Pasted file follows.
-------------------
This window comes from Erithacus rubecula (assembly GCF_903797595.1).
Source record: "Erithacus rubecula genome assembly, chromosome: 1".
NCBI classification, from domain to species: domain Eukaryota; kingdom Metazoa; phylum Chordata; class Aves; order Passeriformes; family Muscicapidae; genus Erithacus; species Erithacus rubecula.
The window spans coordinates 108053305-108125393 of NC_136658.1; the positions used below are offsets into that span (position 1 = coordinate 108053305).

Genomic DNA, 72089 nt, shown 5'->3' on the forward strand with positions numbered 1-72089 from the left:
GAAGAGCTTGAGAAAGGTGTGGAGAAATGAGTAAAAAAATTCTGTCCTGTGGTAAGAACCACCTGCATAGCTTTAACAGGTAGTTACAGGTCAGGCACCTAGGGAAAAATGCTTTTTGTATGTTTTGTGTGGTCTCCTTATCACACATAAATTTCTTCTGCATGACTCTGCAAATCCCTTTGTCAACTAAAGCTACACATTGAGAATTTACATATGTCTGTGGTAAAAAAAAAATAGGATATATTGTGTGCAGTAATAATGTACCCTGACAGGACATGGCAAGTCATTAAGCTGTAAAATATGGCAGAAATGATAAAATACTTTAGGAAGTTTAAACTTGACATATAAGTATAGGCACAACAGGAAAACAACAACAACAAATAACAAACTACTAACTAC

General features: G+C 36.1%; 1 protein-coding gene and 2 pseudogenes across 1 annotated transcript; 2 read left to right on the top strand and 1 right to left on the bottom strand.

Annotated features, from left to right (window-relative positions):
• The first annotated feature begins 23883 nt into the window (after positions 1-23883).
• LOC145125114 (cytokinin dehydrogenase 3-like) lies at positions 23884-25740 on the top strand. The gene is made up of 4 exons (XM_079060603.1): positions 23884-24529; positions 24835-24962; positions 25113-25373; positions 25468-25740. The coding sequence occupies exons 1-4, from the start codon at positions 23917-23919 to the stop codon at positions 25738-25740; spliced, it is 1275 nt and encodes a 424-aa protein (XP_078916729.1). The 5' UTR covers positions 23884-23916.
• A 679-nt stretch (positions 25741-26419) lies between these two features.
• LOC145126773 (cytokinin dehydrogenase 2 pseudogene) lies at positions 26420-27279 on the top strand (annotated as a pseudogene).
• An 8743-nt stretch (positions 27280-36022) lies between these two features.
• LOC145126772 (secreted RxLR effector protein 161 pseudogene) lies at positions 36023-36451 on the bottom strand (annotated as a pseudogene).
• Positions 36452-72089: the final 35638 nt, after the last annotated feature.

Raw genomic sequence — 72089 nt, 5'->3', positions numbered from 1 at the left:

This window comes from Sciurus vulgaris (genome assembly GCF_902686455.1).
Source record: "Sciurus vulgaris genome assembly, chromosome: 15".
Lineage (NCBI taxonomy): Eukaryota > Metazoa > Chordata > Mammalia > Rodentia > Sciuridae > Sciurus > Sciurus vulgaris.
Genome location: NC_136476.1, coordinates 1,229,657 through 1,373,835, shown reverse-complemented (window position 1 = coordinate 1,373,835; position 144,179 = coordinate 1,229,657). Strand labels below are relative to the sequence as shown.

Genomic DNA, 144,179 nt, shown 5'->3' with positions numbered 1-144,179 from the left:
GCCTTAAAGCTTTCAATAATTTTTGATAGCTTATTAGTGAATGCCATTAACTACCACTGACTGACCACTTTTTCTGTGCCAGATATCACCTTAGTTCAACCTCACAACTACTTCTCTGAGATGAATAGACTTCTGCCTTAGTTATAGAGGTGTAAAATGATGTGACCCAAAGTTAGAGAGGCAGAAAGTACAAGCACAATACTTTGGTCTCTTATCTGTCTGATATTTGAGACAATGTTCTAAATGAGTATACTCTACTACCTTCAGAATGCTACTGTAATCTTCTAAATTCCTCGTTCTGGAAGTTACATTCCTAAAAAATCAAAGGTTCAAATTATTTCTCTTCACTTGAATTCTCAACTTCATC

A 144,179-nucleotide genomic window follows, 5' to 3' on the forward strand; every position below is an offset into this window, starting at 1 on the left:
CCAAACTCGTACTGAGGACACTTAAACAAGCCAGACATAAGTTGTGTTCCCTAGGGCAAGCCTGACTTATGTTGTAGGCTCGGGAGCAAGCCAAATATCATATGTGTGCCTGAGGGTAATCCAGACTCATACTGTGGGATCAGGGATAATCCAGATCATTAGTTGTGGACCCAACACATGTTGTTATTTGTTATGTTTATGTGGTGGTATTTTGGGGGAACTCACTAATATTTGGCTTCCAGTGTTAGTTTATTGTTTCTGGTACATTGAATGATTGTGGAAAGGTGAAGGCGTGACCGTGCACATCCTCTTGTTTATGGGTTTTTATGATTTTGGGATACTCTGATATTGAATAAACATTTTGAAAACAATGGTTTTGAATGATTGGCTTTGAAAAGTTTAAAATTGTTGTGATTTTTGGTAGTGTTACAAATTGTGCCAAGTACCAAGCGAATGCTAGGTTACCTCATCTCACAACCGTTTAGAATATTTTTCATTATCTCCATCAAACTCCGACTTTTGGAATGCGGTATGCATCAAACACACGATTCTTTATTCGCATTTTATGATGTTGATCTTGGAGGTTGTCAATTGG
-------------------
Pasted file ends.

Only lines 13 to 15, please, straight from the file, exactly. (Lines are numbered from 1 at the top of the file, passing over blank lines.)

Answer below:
• An 8743-nt stretch (positions 27280-36022) lies between these two features.
• LOC145126772 (secreted RxLR effector protein 161 pseudogene) lies at positions 36023-36451 on the bottom strand (annotated as a pseudogene).
• Positions 36452-72089: the final 35638 nt, after the last annotated feature.